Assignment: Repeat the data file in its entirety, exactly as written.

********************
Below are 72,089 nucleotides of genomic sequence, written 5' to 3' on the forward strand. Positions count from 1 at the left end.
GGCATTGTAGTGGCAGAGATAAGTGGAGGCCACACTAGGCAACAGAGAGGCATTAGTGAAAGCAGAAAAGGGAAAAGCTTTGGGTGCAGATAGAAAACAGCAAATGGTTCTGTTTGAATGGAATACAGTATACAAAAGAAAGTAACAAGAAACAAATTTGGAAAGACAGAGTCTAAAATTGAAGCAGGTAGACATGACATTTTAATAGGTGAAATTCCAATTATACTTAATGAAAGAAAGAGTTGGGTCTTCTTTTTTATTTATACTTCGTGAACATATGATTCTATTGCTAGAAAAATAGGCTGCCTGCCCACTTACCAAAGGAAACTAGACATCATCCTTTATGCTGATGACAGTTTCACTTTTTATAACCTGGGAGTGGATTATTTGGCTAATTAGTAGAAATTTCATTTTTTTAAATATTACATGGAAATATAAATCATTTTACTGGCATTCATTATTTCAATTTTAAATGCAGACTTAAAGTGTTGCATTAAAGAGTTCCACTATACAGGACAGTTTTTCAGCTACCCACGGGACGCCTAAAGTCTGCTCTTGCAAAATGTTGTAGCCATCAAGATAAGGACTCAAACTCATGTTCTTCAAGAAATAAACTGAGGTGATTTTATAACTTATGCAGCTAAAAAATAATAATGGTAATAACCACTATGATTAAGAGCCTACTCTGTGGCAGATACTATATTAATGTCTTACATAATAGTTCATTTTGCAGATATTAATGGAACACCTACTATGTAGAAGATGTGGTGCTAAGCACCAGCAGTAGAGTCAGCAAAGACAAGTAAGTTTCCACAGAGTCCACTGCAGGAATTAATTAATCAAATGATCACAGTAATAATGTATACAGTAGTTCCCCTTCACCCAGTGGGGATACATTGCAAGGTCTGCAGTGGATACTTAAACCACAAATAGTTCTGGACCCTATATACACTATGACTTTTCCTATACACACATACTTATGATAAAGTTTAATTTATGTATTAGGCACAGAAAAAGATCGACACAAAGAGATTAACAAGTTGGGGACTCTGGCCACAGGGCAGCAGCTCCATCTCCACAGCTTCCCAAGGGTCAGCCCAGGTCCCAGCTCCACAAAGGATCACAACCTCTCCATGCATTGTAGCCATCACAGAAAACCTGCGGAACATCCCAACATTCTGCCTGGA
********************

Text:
Below are 72,089 nucleotides of genomic sequence, written 5' to 3' on the forward strand. Positions count from 1 at the left end.
GGCATTGTAGTGGCAGAGATAAGTGGAGGCCACACTAGGCAACAGAGAGGCATTAGTGAAAGCAGAAAAGGGAAAAGCTTTGGGTGCAGATAGAAAACAGCAAATGGTTCTGTTTGAATGGAATACAGTATACAAAAGAAAGTAACAAGAAACAAATTTGGAAAGACAGAGTCTAAAATTGAAGCAGGTAGACATGACATTTTAATAGGTGAAATTCCAATTATACTTAATGAAAGAAAGAGTTGGGTCTTCTTTTTTATTTATACTTCGTGAACATATGATTCTATTGCTAGAAAAATAGGCTGCCTGCCCACTTACCAAAGGAAACTAGACATCATCCTTTATGCTGATGACAGTTTCACTTTTTATAACCTGGGAGTGGATTATTTGGCTAATTAGTAGAAATTTCATTTTTTTAAATATTACATGGAAATATAAATCATTTTACTGGCATTCATTATTTCAATTTTAAATGCAGACTTAAAGTGTTGCATTAAAGAGTTCCACTATACAGGACAGTTTTTCAGCTACCCACGGGACGCCTAAAGTCTGCTCTTGCAAAATGTTGTAGCCATCAAGATAAGGACTCAAACTCATGTTCTTCAAGAAATAAACTGAGGTGATTTTATAACTTATGCAGCTAAAAAATAATAATGGTAATAACCACTATGATTAAGAGCCTACTCTGTGGCAGATACTATATTAATGTCTTACATAATAGTTCATTTTGCAGATATTAATGGAACACCTACTATGTAGAAGATGTGGTGCTAAGCACCAGCAGTAGAGTCAGCAAAGACAAGTAAGTTTCCACAGAGTCCACTGCAGGAATTAATTAATCAAATGATCACAGTAATAATGTATACAGTAGTTCCCCTTCACCCAGTGGGGATACATTGCAAGGTCTGCAGTGGATACTTAAACCACAAATAGTTCTGGACCCTATATACACTATGACTTTTCCTATACACACATACTTATGATAAAGTTTAATTTATGTATTAGGCACAGAAAAAGATCGACACAAAGAGATTAACAAGTTGGGGACTCTGGCCACAGGGCAGCAGCTCCATCTCCACAGCTTCCCAAGGGTCAGCCCAGGTCCCAGCTCCACAAAGGATCACAACCTCTCCATGCATTGTAGCCATCACAGAAAACCTGCGGAACATCCCAACATTCTGCCTGGA